July 30, 2012 by: Ben Heimsath

This is the final in the a three-part series on master planning with congregations.  

The success of the master plan can determine the outcome of a congregation's building program.  The time and effort spent in master planning raises important issues early.  Participants should help set the vision and establish realistic expectations for the building program to follow.

7.    Zoning and development codes.  What are the likely steps toMaster Planning with Congregations-Group Participation gain approval for the first-phase and future phases of construction?  Is rezoning, re-subdivision needed?  Are there difficult permit issues that may require a public approval process?  How long will these take?  What happens if the efforts aren't successful? 

A realistic strategy should deal with any variances or changes needed.  Though entitlement issues can be complex, the Master Plan should explain the issues so congregation members can understand the reasons for the variances and any contingencies in case the requests are denied.

8.    Phasing recommendations.  It is highly unlikely that everything can be done all at once.  Generally, the most pressing needs should be met in the earliest phases.  Also show how later phases will address other needs.  Be thoughtful about the size and cost of each phase.  Each one should be a realistic "bite-sized" project.  

The Phase One scope and budget may be a challenge, but it must be attainable.  Phase One may address a range of issues, even if only small improvements can be made in some areas.  For example, a phase-one classroom addition may include a larger room for multi-use functions until a later-phase fellowship hall can be built.  
UUMC birdseye cropped resized 600
Consider the needs of each ministry while construction is underway in each phase.  Will temporary facilities be needed?  If so, how might they be obtained?  

How will the budget or fundraising impact the phasing?  Some elements may be suggested as "extras" that might be included if fundraising goals are exceeded.

9.      Scheduling. Rather than promising too much too soon, congregation leaders should set a realistic schedule for implementation.  The building process takes time and preparation.  Though it may be possible to speed up or "fast track" some projects, generally the trade-off is greater cost and possibly less quality.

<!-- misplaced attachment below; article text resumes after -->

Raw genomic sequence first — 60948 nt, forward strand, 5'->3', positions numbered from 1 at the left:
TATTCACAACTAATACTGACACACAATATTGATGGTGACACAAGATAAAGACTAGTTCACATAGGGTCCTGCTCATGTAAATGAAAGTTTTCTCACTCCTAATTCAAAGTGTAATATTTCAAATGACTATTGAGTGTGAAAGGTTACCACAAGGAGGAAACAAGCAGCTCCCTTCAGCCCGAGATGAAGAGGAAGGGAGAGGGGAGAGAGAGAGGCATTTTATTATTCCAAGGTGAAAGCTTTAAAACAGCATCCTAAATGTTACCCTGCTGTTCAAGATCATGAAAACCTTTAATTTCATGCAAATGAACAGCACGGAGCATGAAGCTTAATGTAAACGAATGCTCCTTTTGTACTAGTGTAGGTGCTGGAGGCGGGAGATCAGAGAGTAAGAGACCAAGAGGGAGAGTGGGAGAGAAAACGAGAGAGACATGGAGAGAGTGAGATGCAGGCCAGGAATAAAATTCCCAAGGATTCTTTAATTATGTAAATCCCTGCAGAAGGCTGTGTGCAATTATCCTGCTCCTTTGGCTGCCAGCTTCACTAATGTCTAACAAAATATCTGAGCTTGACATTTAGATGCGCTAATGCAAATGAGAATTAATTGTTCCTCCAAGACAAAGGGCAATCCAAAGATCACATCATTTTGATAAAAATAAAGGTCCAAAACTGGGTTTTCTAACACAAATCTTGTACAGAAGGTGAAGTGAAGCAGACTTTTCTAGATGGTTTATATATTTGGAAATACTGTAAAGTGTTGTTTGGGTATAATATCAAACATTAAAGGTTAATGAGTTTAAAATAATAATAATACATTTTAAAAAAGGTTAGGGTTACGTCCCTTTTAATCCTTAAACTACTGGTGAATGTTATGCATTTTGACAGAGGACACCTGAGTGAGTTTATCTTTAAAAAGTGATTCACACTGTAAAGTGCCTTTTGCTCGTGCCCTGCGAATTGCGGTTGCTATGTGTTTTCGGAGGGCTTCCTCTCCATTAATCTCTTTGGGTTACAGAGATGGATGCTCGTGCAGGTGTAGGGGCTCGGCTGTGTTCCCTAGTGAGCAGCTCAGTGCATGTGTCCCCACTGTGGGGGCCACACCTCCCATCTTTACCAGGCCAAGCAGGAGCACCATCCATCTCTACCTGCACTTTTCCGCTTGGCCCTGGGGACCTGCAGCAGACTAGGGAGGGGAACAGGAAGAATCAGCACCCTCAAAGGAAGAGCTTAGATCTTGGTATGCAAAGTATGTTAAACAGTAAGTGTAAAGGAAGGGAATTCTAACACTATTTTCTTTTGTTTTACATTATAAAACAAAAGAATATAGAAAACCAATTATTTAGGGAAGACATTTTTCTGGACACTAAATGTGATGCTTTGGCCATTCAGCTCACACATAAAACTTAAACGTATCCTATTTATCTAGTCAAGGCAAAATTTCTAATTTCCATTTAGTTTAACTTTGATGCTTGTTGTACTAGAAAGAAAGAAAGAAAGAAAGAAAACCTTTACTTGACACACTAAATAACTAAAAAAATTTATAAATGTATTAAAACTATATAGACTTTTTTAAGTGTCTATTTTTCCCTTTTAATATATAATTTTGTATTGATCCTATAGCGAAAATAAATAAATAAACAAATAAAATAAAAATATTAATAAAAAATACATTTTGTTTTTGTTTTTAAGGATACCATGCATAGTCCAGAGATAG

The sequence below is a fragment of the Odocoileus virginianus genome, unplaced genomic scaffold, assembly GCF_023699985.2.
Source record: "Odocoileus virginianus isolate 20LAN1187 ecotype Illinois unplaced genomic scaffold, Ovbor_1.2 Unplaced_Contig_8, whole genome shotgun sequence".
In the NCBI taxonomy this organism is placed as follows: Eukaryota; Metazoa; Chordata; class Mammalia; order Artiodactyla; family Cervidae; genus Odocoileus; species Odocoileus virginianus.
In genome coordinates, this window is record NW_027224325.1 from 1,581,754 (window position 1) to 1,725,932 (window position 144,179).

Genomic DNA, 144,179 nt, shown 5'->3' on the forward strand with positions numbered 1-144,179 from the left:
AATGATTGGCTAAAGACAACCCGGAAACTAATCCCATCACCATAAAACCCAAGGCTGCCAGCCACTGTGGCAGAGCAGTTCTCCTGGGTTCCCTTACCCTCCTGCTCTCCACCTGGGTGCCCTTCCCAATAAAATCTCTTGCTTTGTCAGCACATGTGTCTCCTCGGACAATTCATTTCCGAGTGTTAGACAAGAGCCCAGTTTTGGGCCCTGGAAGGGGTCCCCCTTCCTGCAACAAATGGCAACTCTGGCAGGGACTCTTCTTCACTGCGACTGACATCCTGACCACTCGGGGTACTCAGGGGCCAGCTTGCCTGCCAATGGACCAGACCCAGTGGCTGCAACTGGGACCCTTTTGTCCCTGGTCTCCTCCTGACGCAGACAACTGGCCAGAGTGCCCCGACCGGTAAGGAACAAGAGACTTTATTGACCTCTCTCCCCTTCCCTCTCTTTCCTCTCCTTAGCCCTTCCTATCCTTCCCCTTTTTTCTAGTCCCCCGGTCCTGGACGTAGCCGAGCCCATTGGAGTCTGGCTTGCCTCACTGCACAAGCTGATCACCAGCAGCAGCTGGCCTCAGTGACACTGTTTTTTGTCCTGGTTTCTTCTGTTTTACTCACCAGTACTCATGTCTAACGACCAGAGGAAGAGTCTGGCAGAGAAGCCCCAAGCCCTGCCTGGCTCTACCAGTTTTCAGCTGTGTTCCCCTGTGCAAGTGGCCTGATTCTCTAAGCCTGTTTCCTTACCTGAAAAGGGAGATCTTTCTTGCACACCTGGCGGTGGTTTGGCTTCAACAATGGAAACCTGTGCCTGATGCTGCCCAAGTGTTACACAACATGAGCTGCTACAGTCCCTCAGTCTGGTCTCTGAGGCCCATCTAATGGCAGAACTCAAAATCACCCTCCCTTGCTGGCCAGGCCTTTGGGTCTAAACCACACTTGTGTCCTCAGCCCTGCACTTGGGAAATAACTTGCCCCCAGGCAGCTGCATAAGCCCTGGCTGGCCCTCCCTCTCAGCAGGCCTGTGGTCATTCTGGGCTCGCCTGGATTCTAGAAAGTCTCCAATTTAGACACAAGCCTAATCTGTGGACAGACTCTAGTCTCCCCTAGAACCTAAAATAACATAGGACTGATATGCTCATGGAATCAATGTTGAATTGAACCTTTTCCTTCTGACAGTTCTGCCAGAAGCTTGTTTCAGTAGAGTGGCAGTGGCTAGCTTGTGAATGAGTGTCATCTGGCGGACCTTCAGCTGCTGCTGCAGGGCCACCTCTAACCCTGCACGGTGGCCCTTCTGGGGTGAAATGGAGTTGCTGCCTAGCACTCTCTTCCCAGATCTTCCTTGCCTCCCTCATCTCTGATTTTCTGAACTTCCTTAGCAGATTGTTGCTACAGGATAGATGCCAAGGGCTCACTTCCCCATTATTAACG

Master Planning with Congregations Holy Trinity Episcopal
Don't short-change the pre-construction schedule.  This time is essential for the architects and engineers to do their work.  Consider the time needed for meetings, focus groups and presentations so that congregation members and their needs can be included.

If there are critical dates or deadlines, how will they be accommodated?  Has adequate time been given for obtaining approvals from the congregation or denominational boards or government agencies?  How about the time needed for fundraising and financing?  Make sure to explain how critical deadlines or actions can impact the start of construction or the completion of the project.

10.    Create a strong image & clear presentation. -- Everyone wants to know what it going to look like!  A good presentation should include a floor plan or site plan, with one or more 3-D renderings.

Make sure to explain that the Master Plan images can't be considered final drawings, there will be lots of input and refinements when the project goes through the later design phases. All issues should be explained in sufficient detail and any contingencies noted.  The Master Plan presentation should set the stage for accomplishing the work of implementing the program.
Master Plan St Francis by the Sea resized 600
The presentation for St. Francis by the Sea on the Outer Banks in North Carolina set a clear image and expectation, contributing to the success of the building program.

Master Planning: 10 Essentials

Design Process/ Building Committee/ Master Plan